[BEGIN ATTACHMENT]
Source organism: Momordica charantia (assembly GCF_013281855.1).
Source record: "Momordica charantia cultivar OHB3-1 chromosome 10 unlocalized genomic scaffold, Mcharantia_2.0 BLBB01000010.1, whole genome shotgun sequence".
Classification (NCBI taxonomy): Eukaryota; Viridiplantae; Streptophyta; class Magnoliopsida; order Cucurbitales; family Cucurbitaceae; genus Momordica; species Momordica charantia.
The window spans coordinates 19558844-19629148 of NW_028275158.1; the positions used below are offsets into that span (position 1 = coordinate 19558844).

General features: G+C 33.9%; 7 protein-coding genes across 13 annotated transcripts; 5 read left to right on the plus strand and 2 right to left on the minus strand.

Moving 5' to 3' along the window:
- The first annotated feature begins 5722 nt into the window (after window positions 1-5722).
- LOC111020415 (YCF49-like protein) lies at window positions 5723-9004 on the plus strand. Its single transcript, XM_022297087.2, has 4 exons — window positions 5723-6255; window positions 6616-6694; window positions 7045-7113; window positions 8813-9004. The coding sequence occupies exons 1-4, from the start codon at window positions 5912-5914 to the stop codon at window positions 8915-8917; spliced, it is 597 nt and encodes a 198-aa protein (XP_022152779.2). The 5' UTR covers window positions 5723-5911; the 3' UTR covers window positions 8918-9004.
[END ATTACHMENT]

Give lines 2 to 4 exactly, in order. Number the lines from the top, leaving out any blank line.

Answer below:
Source record: "Momordica charantia cultivar OHB3-1 chromosome 10 unlocalized genomic scaffold, Mcharantia_2.0 BLBB01000010.1, whole genome shotgun sequence".
Classification (NCBI taxonomy): Eukaryota; Viridiplantae; Streptophyta; class Magnoliopsida; order Cucurbitales; family Cucurbitaceae; genus Momordica; species Momordica charantia.
The window spans coordinates 19558844-19629148 of NW_028275158.1; the positions used below are offsets into that span (position 1 = coordinate 19558844).